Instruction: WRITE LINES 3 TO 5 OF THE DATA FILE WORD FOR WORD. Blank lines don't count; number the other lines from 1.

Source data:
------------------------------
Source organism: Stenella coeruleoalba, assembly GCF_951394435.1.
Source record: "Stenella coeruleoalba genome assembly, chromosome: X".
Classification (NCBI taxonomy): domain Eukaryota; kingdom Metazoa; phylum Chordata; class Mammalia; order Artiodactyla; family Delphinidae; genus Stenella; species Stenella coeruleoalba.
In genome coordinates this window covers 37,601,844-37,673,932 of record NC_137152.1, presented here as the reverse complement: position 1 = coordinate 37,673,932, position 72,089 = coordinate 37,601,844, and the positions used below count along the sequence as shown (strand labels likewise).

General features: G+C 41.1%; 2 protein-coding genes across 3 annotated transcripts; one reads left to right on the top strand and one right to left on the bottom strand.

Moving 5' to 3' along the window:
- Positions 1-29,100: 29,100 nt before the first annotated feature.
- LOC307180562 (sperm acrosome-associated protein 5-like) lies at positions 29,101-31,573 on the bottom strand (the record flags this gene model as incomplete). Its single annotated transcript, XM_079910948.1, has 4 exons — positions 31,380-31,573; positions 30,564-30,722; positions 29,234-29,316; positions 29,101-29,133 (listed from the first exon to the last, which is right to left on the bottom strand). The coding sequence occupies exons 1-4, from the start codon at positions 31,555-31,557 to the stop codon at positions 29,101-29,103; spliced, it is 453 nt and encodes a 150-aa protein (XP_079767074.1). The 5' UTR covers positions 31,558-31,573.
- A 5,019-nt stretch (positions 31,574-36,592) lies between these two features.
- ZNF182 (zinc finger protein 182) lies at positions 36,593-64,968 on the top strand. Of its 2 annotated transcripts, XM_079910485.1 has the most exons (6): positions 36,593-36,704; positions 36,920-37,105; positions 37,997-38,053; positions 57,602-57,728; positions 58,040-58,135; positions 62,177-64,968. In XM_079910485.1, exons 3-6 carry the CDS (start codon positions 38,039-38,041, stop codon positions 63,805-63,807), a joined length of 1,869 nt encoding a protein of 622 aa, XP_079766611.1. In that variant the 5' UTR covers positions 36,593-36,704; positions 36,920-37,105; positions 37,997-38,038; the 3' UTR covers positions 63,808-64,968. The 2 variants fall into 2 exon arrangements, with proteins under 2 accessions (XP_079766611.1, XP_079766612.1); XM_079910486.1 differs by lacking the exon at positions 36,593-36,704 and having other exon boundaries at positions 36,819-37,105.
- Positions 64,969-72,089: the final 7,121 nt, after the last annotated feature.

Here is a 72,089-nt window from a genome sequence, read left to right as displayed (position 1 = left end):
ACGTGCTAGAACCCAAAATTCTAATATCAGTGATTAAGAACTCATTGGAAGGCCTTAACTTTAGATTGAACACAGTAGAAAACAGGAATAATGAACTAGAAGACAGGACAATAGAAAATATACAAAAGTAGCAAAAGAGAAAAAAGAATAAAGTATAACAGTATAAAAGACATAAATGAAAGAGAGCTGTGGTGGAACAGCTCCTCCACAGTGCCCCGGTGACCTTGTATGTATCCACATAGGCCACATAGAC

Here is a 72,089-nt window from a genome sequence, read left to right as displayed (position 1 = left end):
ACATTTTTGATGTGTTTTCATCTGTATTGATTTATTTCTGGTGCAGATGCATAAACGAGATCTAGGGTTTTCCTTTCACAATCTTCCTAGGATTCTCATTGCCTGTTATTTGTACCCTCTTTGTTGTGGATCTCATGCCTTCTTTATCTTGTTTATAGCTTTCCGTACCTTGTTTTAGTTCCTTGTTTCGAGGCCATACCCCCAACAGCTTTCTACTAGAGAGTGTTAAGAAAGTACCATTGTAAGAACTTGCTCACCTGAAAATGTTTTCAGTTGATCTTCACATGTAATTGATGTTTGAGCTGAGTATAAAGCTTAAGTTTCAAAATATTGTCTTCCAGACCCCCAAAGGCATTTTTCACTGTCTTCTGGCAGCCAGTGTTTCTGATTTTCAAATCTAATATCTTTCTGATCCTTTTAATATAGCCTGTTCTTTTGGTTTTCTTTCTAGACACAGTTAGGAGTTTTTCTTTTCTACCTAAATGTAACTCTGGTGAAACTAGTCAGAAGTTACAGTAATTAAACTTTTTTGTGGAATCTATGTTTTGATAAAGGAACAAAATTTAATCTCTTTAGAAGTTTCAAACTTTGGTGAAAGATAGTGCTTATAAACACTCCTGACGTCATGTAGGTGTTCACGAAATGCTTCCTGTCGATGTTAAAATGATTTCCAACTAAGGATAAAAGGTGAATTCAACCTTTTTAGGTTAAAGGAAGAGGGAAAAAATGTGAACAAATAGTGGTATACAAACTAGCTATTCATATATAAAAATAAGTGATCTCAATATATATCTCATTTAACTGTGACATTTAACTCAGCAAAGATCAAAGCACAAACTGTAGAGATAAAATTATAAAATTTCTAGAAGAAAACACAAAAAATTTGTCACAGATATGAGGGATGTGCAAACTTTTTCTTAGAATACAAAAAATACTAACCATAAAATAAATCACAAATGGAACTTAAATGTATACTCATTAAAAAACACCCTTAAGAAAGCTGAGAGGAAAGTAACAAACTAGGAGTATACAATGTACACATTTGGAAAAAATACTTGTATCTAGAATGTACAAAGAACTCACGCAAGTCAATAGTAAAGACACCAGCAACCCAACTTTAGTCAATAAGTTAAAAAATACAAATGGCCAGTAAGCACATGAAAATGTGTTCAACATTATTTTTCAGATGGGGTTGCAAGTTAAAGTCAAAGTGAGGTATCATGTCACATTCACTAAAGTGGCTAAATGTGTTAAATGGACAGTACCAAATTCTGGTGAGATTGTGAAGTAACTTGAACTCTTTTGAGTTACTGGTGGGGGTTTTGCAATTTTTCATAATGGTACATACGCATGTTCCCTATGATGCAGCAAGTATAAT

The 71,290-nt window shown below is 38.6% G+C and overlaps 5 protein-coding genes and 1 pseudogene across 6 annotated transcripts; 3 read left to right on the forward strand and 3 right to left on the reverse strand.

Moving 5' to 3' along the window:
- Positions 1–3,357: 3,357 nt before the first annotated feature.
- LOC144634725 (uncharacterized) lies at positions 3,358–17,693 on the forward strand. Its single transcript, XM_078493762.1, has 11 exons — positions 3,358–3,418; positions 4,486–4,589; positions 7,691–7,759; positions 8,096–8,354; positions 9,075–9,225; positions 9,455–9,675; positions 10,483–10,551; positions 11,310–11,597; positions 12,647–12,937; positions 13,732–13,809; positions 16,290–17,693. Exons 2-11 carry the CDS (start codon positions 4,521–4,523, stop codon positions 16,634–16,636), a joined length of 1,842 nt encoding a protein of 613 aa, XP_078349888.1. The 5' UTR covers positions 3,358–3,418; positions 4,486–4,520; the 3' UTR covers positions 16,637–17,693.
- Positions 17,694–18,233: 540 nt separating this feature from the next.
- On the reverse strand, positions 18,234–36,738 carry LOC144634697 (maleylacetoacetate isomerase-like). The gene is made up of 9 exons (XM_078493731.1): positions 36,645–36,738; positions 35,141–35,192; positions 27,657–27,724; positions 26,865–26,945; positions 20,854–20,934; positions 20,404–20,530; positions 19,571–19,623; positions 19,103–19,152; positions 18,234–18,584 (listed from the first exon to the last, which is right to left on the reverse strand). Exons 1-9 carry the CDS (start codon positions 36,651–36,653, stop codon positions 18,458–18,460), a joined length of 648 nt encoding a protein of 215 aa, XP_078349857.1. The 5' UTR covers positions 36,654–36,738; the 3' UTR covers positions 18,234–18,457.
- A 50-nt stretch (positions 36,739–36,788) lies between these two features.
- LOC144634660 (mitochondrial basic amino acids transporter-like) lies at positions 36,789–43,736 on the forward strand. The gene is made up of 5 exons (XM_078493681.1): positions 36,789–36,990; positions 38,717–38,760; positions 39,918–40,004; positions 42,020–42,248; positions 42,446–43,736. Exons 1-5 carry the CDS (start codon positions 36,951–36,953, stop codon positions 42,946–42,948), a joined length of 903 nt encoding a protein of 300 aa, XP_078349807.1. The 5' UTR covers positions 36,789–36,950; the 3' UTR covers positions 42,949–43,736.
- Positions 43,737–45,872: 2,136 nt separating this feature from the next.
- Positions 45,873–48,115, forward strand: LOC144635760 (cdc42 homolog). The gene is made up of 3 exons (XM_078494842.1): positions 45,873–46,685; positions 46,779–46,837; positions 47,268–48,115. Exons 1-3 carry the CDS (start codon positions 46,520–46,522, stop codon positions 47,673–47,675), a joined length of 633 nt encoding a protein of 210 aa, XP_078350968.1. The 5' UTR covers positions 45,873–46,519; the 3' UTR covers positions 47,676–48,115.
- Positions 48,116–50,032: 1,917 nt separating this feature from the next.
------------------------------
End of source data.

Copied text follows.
Classification (NCBI taxonomy): domain Eukaryota; kingdom Metazoa; phylum Chordata; class Mammalia; order Artiodactyla; family Delphinidae; genus Stenella; species Stenella coeruleoalba.
In genome coordinates this window covers 37,601,844-37,673,932 of record NC_137152.1, presented here as the reverse complement: position 1 = coordinate 37,673,932, position 72,089 = coordinate 37,601,844, and the positions used below count along the sequence as shown (strand labels likewise).

General features: G+C 41.1%; 2 protein-coding genes across 3 annotated transcripts; one reads left to right on the top strand and one right to left on the bottom strand.